Grant County Meetings Wed, 26 Oct 2016 13:25:01 -0400 (Meetings subject to change. Call for confirmation.)


Grant County Library is open 1-5 p.m. Monday, Wednesday, and Saturday; 10 a.m.-noon and 1-7 p.m. Tuesday; and 1-5 p.m. and 7-9 p.m. Thursday. 507 S. Canyon Blvd., John Day, 541-575-1992.

Canyon Mountain Center offers meditation sittings from 5:30 to 6:10 p.m., Monday, Wednesday and Friday, 511 Hillcrest, John Day. Call ahead, 541-932-2725.

Burns-Hines VA Clinic – Services for Grant County veterans. Immunizations, minor surgical procedures, blood pressure and diabetes monitoring, group therapy for combat PTSD, sobriety and other issues. Lab draws on Wednesdays. Nursing staff and therapy Monday through Friday. 541-573-3339.

Grant County Genealogical Society Research Center – Open 1-4 p.m. Thursdays and Fridays; and 10 a.m.-2 p.m. Saturdays. Parsonage building behind Historic Advent Church, West Main Street in John Day. 541-932-4718 or 541-575-2757.


12 p.m. – Seniors Meal Program at the Prairie City Senior Center, 204 N. McHaley, Prairie City.

12 p.m. – Women’s Support, by Heart of Grant County, for domestic violence survivors. Free lunch. 541-575-4335.

12-1:30 p.m. – Community Advisory Council, Grant County Regional Airport, John Day. Open to the public, call 541-620-0444.

6 p.m. – Long Creek Volunteer Fire Department, City Hall.

6:30-8:30 p.m. – Family History Center open, Church of Jesus Christ of Latter-day Saints, John Day. Also open by appointment. 541-656-8069.

7 p.m. – Prairie City School Site Council, school library.

7:30 p.m. – Let Go Group of Alcoholics Anonymous, St. Elizabeth Catholic Parish Hall, John Day. 541-575-0114.


9 a.m.-5 p.m. – Family History Center open, Church of Jesus Christ of Latter-day Saints, John Day. Also open by appointment. 541-656-8069.

Noon – Seniors Meal Program and bingo, John Day Senior Center, 142 N.E. Dayton St. 541-575-1825.

6 p.m. – “The Girlfriends” Women’s 12-step Recovery, Families First office, John Day. 541-620-0596.


4 p.m. – Long Creek Historical Society, Long Creek City Hall, 541-421-3621.

7 p.m. – Whiskey Gulch Gang, Sels Brewery, Canyon City. 541-575-0329.


8 a.m. – Overcomers Outreach, Christ-centered, 12-step support group. Living Word Christian Center guest house, 59357 Highway 26, Mt. Vernon. 541-932-4910.

7 p.m. – Bingo, Monument Senior Center. Potluck dinner at halftime. 541-934-2700.


Fun Jam, musicians and listeners welcome for bluegrass, gospel and traditional country western music. Call for time and location, 541-575-1927.


Noon – Seniors Meal Program, John Day Senior Center, 142 N.E. Dayton St. 541-575-1825.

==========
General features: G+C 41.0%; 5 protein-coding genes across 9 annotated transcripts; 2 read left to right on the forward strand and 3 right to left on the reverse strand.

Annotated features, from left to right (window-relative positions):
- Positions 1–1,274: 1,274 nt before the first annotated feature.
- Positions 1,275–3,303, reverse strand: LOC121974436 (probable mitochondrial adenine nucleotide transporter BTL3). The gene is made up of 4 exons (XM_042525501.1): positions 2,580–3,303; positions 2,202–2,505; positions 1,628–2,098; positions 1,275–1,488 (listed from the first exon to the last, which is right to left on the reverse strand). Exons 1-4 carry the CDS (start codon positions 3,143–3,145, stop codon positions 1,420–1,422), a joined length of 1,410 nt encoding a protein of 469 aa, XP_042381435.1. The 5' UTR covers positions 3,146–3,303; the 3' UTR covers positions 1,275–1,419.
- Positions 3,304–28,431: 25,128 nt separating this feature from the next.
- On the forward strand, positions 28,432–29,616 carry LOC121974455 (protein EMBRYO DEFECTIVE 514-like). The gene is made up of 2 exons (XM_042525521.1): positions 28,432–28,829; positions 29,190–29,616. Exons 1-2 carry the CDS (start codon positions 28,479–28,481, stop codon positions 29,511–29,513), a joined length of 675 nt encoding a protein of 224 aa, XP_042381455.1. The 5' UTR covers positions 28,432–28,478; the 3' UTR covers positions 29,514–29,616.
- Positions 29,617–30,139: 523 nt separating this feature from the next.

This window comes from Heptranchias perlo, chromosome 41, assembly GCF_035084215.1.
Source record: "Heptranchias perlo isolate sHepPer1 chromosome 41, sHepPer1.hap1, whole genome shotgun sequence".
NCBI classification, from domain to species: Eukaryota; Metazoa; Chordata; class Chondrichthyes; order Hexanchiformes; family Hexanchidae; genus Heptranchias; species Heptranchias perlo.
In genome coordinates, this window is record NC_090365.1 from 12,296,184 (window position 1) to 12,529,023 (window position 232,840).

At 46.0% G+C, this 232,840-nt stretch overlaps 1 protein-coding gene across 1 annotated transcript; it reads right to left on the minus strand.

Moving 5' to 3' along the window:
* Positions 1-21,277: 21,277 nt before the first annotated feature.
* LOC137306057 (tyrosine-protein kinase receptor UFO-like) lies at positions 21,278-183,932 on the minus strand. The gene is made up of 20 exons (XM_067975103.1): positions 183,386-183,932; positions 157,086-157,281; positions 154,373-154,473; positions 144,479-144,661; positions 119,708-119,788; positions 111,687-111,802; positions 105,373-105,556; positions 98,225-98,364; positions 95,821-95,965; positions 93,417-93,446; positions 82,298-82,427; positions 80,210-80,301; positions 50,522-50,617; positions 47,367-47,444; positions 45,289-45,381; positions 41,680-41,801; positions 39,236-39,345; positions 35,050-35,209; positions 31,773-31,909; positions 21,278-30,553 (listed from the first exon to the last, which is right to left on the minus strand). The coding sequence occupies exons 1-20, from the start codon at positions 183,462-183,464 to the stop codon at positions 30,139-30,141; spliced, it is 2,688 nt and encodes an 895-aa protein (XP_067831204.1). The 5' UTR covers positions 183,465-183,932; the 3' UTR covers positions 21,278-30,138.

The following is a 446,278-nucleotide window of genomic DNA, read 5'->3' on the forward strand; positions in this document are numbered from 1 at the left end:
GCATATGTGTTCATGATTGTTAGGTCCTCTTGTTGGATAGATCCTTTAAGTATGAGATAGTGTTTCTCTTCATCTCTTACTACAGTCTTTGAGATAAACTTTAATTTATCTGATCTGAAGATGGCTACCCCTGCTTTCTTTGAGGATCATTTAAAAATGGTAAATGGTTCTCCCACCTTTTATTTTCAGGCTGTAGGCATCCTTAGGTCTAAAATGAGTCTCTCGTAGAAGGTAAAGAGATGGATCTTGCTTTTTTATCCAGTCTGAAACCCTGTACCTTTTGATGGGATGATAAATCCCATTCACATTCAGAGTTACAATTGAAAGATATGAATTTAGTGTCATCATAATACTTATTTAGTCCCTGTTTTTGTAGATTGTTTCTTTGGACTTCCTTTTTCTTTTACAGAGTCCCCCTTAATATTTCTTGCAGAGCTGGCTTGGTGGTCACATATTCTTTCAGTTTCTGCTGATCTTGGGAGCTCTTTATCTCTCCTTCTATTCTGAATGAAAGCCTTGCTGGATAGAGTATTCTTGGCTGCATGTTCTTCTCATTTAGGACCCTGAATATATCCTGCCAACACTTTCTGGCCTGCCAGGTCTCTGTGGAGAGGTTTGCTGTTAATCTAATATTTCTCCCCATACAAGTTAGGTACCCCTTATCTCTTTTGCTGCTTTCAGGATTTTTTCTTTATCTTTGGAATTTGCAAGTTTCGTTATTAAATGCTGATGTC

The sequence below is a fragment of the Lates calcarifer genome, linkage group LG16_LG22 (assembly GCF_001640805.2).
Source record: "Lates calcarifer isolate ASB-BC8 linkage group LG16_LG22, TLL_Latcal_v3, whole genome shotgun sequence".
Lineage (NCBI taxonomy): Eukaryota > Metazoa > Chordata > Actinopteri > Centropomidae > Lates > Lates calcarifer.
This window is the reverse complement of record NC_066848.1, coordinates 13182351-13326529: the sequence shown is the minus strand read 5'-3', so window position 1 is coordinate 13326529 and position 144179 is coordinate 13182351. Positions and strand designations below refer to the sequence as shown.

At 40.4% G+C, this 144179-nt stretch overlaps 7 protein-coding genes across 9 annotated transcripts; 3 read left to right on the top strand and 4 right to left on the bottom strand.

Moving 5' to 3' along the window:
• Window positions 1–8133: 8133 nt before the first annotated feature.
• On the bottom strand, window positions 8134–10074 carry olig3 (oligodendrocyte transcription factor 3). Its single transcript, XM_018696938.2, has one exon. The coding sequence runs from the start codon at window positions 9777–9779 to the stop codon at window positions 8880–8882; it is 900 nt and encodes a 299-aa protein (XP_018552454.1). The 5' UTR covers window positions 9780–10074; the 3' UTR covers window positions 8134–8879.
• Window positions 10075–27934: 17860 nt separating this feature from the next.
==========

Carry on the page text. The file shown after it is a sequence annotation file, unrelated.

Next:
6 p.m. – Mt. Vernon Volunteer Fire Department, 541-932-4688.

7 p.m. – John Day Valley Bass Club, Outpost Restaurant. All are welcome. William Gibbs, 541-575-2050.

7:30 p.m. – Outlaw Group of Alcoholics Anonymous, Presbyterian Church in Mt. Vernon. 541-932-4844.


9 a.m. – Grant County Food Bank, board of directors, 530 E. Main St., John Day. 541-575-0299.

10-11 a.m. – Story Hour and craft project, Grant County Library, for preschoolers 0-6 years old. 541-575-1992.

12 p.m. – Seniors Meal Program at the Monument Senior Center. 541-934-2700.

5:15 p.m. – Monument School Site Council, school science building.541-934-2646.

6 p.m. – Compassionate Women, support for women who have lost a loved one. Outpost Restaurant. 541-575-1515.

6:30 p.m. – John Day Swim Team Board, Outpost Restaurant. Open to the public.

7 p.m. – Venturing Club, Boy Scouts of America, Church of the Nazarene, John Day. 541-575-2765.

7 p.m. – Oregon Hunters Association Harney County Chapter, at Glory Days Pizza. Gift card drawing for members who attend.

Degree of Honor, Margaret E. Lodge 64, Time and place vary. 541-575-2528.

7:15 p.m. – Boy Scout Troop 898, John Day Elks Lodge, John Day. 541-575-2531.


7 a.m. – Ministerial Association of Grant County, Outpost Restaurant, John Day.

9 a.m. – Grant County Court, courthouse, Canyon City.

9 a.m. – Shepherd’s Closet, open, with free clothing for all ages and coffee, at Prairie City Assembly of God. 541-820-3682.

9 a.m.-3:30 p.m. – Veterans/families services, John Day Elks Lodge. Topics include PTSD services and individual needs.

11:30 a.m.-1 p.m. – TOPS (Take Off Pounds Sensibly), weigh-in, meeting. United Methodist Church library, 126 N.W. Canton St., John Day. 541-575-3812, 541-932-4592.

New I-84 variable speed signs go live Nov. 1 Wed, 26 Oct 2016 13:24:42 -0400 In a first of its kind project in Oregon, ODOT highway managers are testing new variable speed signs to provide a greater margin of safety during winter weather on Interstate 84.

Over the past few weeks, crews from ODOT have been installing variable speed signs in a critical 30-mile corridor of Interstate 84 from Ladd Canyon to Baker City, according to an ODOT press release.